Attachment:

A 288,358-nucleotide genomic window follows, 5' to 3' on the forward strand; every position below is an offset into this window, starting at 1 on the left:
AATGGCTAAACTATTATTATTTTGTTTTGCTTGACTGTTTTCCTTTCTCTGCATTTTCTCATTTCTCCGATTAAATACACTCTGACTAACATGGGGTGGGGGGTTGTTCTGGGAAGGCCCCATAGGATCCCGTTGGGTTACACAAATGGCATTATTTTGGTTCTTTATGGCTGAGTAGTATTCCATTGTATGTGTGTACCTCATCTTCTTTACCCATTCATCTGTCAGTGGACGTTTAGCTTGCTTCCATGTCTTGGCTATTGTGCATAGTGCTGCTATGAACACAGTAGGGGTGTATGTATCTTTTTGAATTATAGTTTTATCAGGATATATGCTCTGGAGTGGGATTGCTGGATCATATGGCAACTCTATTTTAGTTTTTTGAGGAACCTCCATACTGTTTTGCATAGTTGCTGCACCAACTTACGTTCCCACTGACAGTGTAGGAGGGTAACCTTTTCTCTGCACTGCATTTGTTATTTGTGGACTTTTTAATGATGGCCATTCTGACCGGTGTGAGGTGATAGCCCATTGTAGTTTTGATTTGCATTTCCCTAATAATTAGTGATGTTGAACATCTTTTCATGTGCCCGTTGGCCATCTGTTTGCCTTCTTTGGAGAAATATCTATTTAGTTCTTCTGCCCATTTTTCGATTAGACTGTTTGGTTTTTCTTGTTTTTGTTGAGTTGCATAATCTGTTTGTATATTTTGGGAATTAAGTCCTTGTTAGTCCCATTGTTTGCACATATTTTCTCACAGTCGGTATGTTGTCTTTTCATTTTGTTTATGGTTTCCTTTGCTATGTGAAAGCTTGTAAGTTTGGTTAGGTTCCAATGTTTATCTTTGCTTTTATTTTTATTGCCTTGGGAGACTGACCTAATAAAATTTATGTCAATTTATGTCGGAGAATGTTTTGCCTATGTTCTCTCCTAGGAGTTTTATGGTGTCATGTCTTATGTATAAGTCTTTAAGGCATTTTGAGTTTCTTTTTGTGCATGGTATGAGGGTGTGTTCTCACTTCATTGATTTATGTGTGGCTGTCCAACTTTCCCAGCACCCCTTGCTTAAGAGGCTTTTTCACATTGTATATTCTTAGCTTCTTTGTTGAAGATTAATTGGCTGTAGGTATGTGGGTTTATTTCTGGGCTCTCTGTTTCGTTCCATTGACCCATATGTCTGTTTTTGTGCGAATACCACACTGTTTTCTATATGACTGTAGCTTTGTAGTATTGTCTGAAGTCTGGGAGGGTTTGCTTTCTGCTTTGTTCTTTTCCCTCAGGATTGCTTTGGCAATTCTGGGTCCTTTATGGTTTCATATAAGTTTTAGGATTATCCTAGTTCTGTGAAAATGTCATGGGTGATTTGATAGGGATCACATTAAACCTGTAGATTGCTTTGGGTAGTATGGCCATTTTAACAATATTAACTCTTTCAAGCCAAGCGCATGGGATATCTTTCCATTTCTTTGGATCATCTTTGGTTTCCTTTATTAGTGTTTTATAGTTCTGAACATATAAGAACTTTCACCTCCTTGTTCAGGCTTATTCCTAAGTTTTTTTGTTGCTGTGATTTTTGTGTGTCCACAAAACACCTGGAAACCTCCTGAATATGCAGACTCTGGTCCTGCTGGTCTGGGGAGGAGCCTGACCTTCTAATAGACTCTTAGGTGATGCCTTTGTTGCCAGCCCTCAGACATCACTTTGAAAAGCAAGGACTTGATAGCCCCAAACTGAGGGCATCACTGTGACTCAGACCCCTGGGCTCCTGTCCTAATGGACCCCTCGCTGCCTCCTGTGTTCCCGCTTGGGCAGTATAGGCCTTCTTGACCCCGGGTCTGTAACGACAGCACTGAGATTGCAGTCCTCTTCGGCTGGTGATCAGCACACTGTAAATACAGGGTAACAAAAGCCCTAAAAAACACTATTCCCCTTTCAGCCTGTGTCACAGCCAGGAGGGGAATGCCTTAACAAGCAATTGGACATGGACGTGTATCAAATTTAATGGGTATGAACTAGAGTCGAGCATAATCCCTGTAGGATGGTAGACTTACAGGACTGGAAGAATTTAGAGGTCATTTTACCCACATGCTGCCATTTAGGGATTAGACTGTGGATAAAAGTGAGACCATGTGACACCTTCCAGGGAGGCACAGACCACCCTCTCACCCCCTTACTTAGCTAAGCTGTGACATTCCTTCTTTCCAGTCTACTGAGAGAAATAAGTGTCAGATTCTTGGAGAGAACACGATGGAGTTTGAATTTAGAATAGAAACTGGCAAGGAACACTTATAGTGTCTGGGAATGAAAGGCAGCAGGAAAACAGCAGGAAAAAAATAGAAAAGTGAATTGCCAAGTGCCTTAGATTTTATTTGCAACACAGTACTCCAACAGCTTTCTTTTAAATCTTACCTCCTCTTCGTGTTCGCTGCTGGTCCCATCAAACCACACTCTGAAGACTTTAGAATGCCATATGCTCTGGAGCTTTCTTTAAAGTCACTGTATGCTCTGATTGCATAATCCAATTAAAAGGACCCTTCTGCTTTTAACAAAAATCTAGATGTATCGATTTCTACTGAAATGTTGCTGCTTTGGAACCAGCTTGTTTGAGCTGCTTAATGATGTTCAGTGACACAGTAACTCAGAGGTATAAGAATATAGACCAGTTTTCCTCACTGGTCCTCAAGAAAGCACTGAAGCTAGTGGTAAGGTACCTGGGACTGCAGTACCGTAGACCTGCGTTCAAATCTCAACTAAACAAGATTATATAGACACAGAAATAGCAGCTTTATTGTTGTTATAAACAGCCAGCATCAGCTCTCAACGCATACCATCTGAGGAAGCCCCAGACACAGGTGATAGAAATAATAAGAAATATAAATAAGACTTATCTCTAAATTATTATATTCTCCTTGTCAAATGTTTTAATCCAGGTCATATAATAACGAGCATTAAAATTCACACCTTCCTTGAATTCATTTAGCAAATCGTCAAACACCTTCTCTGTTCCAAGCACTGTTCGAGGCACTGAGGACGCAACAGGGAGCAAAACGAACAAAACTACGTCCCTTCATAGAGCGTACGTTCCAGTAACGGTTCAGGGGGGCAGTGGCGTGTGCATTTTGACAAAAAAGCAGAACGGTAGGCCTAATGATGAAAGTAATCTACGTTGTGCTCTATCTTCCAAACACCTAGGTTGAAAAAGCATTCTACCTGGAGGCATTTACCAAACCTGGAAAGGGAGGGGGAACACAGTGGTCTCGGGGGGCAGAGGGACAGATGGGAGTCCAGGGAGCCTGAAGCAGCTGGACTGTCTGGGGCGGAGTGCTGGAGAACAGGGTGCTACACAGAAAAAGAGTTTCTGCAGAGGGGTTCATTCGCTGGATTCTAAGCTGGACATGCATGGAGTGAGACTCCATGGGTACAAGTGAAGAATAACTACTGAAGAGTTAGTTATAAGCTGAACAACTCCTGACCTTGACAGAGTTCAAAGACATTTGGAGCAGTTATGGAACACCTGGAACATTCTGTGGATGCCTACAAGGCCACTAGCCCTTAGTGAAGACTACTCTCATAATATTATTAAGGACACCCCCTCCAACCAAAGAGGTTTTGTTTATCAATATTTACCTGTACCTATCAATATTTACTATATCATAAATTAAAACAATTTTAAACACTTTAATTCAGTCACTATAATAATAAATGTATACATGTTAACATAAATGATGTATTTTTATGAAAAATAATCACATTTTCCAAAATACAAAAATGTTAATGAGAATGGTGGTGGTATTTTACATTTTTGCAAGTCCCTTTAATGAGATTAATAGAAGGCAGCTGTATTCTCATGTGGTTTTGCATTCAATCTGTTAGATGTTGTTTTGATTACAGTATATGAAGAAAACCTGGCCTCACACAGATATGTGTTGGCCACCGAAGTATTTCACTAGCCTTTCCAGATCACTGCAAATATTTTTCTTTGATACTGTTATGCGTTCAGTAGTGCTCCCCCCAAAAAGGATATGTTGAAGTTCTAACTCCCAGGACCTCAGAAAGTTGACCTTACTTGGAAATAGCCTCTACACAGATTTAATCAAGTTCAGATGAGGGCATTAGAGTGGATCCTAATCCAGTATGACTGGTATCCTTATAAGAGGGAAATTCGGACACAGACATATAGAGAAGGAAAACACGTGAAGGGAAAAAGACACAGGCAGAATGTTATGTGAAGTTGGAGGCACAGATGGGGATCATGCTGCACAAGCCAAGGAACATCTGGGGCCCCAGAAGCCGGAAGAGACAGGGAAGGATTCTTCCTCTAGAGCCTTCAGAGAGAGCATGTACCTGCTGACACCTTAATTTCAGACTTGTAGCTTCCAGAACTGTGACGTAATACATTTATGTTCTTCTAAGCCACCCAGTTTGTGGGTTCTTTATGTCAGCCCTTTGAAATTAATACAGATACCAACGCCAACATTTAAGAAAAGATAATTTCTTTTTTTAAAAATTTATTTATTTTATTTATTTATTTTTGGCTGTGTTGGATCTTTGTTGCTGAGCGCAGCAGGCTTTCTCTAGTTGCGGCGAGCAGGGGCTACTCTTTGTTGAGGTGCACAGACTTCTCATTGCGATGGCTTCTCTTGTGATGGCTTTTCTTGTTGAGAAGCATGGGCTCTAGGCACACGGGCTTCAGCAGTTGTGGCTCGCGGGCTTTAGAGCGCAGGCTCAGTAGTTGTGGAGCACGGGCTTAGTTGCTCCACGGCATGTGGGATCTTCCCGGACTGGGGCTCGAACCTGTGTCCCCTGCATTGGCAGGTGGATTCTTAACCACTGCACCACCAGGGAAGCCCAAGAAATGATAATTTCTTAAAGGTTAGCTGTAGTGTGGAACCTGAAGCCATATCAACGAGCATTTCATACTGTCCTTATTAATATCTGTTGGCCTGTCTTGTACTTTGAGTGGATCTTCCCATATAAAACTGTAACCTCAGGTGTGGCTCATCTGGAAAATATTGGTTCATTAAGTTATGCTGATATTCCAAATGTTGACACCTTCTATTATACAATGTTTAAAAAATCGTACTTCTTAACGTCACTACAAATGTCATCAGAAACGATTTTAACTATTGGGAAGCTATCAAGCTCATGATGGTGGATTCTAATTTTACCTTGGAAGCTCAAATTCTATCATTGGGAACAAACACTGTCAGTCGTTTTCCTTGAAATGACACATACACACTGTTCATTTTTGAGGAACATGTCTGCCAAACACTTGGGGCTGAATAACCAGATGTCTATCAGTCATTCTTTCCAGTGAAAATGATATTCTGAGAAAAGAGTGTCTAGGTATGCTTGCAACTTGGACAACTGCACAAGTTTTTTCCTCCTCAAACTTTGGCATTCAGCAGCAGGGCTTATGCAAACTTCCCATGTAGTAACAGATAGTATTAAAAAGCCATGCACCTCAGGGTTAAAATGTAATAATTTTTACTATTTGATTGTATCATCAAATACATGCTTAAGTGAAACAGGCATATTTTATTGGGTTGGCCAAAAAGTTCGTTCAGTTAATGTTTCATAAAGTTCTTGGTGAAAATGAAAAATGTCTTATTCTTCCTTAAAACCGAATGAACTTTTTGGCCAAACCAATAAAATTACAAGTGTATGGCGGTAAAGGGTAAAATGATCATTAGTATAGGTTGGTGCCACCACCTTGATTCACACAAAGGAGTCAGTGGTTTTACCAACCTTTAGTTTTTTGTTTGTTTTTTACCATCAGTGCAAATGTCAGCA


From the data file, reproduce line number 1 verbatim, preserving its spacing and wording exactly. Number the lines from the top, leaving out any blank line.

A 288,358-nucleotide genomic window follows, 5' to 3' on the forward strand; every position below is an offset into this window, starting at 1 on the left: